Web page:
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@Shaun, when you make the autumn splits is that typically Feb/March? Do you do varroa treatment before those splits? Do you find some of those autumn splits struggle to produce enough stores for winter/spring?

Yes I make up nucs around March - April for autumn nucs.

And being nucs I plan on feeding them through the winter, usually 3 or 4 frames of honey until they are strong enough around end of August to go into a full size box. Nucs generally get their own Varroa treatment.

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Hi What do you consider a overly strong hive, two brood boxes full of eggs, larva and capped brood ?

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Hi What do you consider a overly strong hive, two brood boxes full of eggs, larva and capped brood ?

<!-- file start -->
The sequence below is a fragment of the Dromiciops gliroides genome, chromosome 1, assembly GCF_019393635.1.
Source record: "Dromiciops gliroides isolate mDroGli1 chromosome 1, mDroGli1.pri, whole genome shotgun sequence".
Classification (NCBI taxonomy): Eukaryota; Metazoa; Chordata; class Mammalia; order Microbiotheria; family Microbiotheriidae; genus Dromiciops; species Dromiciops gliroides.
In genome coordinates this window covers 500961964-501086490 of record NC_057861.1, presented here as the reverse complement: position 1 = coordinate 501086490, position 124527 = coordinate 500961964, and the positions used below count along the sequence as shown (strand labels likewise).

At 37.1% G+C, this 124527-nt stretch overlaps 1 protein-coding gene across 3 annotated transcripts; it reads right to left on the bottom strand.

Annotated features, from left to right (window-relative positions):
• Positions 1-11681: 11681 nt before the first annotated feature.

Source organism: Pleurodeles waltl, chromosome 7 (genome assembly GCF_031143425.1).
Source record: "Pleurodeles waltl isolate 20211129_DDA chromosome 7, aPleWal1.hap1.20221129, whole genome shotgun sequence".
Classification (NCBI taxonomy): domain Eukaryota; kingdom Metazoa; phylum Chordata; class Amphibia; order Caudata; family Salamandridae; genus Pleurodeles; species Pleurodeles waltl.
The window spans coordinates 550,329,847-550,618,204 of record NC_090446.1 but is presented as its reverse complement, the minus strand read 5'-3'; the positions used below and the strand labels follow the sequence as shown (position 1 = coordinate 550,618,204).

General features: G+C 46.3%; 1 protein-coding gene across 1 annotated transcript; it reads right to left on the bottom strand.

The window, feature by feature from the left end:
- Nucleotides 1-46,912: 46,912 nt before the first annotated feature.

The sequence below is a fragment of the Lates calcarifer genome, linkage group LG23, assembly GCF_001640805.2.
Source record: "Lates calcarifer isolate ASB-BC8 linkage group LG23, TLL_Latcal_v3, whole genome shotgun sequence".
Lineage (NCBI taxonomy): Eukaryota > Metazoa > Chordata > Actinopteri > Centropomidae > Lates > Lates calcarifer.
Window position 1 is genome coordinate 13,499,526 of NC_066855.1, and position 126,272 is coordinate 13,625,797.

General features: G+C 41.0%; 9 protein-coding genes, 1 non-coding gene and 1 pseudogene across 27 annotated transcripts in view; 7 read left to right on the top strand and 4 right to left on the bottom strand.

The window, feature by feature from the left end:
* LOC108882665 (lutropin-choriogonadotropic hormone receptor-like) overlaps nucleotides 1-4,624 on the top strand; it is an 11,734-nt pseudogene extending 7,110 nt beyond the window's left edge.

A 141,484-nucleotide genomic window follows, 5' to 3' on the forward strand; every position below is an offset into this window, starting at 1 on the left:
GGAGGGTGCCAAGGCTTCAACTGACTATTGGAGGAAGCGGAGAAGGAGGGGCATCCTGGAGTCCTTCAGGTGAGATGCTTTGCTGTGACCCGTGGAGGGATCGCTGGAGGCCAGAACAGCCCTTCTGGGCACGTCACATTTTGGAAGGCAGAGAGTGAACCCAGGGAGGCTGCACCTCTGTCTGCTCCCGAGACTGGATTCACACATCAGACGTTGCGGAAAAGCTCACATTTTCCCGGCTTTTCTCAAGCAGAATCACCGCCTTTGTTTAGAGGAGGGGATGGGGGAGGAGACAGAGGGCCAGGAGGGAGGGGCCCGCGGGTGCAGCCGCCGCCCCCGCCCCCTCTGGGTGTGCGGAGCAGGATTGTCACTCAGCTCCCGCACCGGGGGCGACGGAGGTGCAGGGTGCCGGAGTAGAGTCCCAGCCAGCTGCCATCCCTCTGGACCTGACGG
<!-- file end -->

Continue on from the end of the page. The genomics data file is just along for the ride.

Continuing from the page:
Yep;)

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Hi What do you consider a overly strong hive, two brood boxes full of eggs, larva and capped brood ?

The critical factor is whether there is laying space, and there won't be if the bees are filling hatched cells with nectar.

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Thanks, will the queen ever go down into the bottom box, drafty and damp downstairs or do I need to put the bottom box on the top ?. I have two full brood boxes on top, one full depth and one 3/4 but bottom box empty.